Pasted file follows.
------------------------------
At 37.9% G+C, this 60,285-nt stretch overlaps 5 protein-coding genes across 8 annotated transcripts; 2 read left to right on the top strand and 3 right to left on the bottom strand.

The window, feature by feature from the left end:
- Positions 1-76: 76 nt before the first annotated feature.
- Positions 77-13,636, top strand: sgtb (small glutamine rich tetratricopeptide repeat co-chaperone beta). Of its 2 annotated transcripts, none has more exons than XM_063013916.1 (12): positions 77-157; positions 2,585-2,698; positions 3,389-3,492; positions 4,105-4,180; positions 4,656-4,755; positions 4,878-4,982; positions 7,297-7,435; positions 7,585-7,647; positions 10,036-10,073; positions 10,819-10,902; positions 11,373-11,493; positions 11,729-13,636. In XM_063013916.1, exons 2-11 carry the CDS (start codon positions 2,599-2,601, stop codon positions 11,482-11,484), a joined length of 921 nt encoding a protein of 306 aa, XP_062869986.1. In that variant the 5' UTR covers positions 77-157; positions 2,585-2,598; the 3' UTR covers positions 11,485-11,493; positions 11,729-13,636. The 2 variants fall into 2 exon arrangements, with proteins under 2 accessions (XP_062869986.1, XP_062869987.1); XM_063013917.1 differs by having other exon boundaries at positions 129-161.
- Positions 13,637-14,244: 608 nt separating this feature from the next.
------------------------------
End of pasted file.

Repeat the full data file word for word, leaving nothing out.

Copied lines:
At 37.9% G+C, this 60,285-nt stretch overlaps 5 protein-coding genes across 8 annotated transcripts; 2 read left to right on the top strand and 3 right to left on the bottom strand.

The window, feature by feature from the left end:
- Positions 1-76: 76 nt before the first annotated feature.
- Positions 77-13,636, top strand: sgtb (small glutamine rich tetratricopeptide repeat co-chaperone beta). Of its 2 annotated transcripts, none has more exons than XM_063013916.1 (12): positions 77-157; positions 2,585-2,698; positions 3,389-3,492; positions 4,105-4,180; positions 4,656-4,755; positions 4,878-4,982; positions 7,297-7,435; positions 7,585-7,647; positions 10,036-10,073; positions 10,819-10,902; positions 11,373-11,493; positions 11,729-13,636. In XM_063013916.1, exons 2-11 carry the CDS (start codon positions 2,599-2,601, stop codon positions 11,482-11,484), a joined length of 921 nt encoding a protein of 306 aa, XP_062869986.1. In that variant the 5' UTR covers positions 77-157; positions 2,585-2,598; the 3' UTR covers positions 11,485-11,493; positions 11,729-13,636. The 2 variants fall into 2 exon arrangements, with proteins under 2 accessions (XP_062869986.1, XP_062869987.1); XM_063013917.1 differs by having other exon boundaries at positions 129-161.
- Positions 13,637-14,244: 608 nt separating this feature from the next.